I started out gently with the basics just to see how receptive he was to hypnosis and made sure I was able to both put him under and bring him back before I dared moving on to hypnotic suggestion. Obviously it helped he was naturally receptive and trusted me enough to make the session successful, but as I continued the methods got more complicated and I quickly found myself operating totally outside of my comfort zone. The panic that set in made my heart race, and instead of pulling Ray out of the trance and stopping the session, I realised I loved the sensation and my ability to control the situation. I honestly hadn’t felt this energised in years and I couldn’t just let that feeling go.

Ray and I continued heading to my house after the pub and, once I learned to covertly put Ray under, I became more and more adventurous in trying to test the limits of what I could invoke through hypnosis. I’d spend most of my days at home researching different techniques online, and immediately upon coming across it I became obsessed with the notion of being able to remotely trigger hypnosis in Ray then getting him to respond to detailed posthypnotic suggestions when I wasn’t there to direct him step-by-step. With each session I felt I better understood the way Ray’s mind worked and in turn I began to regain a sense of confidence I thought I’d lost. Ideally I would have liked to be working with certifiably tested information on a totally sober subject, but as my own obsession grew and results appeared I became happy, complacent even, with what I had. However, just as I felt I was in control, we suffered a few setbacks as we moved on to methods of memory repression.

As complicated as memory is, the idiosyncrasies of memory repression and alteration are a thousand times more peculiar and are riddled with countless caveats and quirks that can be sparked at any time. Any changes or obscurations made to memory aren’t necessary permanent because the raw details of memory can neither be erased nor changed entirely. At best memories can be repressed through disassociation or something called motivated forgetting – but at some point in the future, any point really, they can be recovered through a range of things from random sensory triggers to intense sessions of psychotherapy.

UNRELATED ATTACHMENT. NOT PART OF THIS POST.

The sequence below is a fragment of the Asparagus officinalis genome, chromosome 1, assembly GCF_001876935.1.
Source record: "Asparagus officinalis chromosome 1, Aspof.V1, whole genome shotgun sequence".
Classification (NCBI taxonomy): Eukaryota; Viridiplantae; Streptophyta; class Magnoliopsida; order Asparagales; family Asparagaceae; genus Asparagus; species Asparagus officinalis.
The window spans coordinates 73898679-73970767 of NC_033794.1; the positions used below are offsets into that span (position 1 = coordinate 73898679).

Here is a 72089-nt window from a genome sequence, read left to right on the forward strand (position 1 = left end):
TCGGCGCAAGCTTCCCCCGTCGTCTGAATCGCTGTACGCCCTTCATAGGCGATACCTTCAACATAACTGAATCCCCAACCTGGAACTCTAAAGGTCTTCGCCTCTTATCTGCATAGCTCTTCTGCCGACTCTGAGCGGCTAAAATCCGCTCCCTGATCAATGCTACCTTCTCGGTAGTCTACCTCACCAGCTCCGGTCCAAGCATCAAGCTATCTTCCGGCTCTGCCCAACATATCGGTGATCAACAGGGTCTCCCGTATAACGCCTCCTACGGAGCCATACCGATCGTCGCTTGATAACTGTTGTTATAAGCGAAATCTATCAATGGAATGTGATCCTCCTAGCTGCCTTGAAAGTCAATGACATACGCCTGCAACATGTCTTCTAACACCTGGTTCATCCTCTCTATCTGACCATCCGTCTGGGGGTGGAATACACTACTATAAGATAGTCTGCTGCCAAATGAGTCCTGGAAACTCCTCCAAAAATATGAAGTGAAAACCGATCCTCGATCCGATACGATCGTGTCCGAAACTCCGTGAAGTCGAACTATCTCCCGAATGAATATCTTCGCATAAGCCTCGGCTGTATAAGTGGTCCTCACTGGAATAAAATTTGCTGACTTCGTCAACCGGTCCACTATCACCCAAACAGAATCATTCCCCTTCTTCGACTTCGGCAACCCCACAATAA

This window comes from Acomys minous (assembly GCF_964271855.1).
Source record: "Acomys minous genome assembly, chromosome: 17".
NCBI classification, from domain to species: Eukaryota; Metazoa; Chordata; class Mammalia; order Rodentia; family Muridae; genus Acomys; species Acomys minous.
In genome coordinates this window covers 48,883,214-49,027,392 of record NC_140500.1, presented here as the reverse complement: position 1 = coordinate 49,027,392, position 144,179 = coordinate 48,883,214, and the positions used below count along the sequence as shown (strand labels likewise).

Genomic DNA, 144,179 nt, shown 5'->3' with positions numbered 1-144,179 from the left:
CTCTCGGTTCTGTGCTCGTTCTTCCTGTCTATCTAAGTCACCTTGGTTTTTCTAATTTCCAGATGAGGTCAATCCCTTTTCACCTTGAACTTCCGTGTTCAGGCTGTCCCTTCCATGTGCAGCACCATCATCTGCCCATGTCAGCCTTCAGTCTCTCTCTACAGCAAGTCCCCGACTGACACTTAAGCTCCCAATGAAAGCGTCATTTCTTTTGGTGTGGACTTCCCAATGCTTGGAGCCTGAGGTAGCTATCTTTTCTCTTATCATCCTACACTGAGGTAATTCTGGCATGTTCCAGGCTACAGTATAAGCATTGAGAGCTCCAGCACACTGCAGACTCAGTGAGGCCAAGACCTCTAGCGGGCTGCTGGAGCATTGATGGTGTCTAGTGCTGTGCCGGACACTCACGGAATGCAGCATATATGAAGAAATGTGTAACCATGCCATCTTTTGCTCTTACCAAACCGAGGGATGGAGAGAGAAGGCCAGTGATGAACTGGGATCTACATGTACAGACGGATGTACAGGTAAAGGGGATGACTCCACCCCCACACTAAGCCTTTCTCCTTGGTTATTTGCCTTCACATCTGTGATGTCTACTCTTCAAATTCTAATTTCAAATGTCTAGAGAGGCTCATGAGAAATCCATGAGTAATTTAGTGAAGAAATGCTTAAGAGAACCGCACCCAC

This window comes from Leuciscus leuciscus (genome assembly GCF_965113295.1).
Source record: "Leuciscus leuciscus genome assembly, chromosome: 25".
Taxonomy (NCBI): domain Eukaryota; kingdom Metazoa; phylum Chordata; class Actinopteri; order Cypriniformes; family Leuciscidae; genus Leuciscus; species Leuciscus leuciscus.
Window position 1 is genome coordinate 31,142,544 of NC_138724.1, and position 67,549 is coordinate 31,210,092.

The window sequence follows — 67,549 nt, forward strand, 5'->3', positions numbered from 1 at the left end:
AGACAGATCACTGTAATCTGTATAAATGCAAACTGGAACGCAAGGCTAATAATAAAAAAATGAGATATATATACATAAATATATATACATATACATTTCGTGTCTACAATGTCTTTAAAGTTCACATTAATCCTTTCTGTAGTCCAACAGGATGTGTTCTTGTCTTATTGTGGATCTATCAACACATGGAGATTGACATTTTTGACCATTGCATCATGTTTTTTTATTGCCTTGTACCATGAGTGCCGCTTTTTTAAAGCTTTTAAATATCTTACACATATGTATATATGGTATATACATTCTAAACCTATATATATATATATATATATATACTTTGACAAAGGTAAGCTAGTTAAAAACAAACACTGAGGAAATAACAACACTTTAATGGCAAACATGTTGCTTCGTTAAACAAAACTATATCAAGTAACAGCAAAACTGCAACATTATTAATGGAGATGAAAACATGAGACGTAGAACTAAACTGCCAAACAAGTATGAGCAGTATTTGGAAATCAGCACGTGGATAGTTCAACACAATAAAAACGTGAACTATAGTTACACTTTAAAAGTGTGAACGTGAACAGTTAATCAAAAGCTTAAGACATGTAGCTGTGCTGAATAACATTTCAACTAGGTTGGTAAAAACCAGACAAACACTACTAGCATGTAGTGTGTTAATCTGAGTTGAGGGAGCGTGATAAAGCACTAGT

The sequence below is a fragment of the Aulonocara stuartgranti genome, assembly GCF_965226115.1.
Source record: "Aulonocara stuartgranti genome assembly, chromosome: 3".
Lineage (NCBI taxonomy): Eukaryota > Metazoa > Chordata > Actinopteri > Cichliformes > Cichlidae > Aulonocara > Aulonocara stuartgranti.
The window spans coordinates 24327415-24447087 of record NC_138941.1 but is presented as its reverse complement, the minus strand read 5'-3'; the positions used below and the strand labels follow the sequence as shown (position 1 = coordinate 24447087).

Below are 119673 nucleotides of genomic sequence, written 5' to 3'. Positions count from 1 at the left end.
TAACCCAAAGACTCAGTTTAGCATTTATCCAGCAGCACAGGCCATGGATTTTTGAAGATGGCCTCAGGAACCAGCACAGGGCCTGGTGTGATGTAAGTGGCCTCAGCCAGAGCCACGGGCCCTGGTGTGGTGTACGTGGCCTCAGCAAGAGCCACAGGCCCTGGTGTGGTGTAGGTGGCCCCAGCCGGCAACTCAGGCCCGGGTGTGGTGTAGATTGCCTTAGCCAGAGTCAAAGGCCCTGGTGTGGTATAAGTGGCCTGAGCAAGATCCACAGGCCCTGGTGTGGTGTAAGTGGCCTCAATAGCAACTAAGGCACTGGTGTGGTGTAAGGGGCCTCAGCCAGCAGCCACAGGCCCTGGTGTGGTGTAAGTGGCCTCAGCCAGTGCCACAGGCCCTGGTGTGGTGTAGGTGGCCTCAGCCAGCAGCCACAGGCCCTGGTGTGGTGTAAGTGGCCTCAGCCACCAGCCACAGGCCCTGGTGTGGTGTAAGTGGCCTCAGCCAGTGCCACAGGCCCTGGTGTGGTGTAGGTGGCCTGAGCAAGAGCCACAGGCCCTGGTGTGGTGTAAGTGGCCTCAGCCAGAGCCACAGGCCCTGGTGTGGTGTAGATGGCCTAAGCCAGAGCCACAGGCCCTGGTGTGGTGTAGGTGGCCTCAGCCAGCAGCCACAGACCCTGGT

I began testing repressive techniques on Ray by trying to block out certain small details of conversations such as specific locations or a football team, and as we progressed I moved on to topical events, people and even entire conversations themselves. Unexpectedly, in the days of our final sessions, Ray began experiencing sporadic bouts of both short-term and long-term amnesia which in turn made him become somewhat paranoid and distrusting. The complications themselves weren’t major – a few forgotten names, faces, dates, ruling parties of government – but they severely knocked my confidence. I spent days researching ways to address and resolve Ray’s memory issues, but I had no success. In fact, Ray’s memory seemed to be getting worse with each session. I could feel myself growing more and more hopeless as the one human connection I had was slowly slipping away from me, but more importantly I realised my window of opportunity to act was closing and I had to hasten my plan of action. In stark contrast to the sessions with Ray, when it came to planning the logistics, my alibi and how to get rid of the evidence I found myself bored. That side of things seemed so easy in comparison to everything else.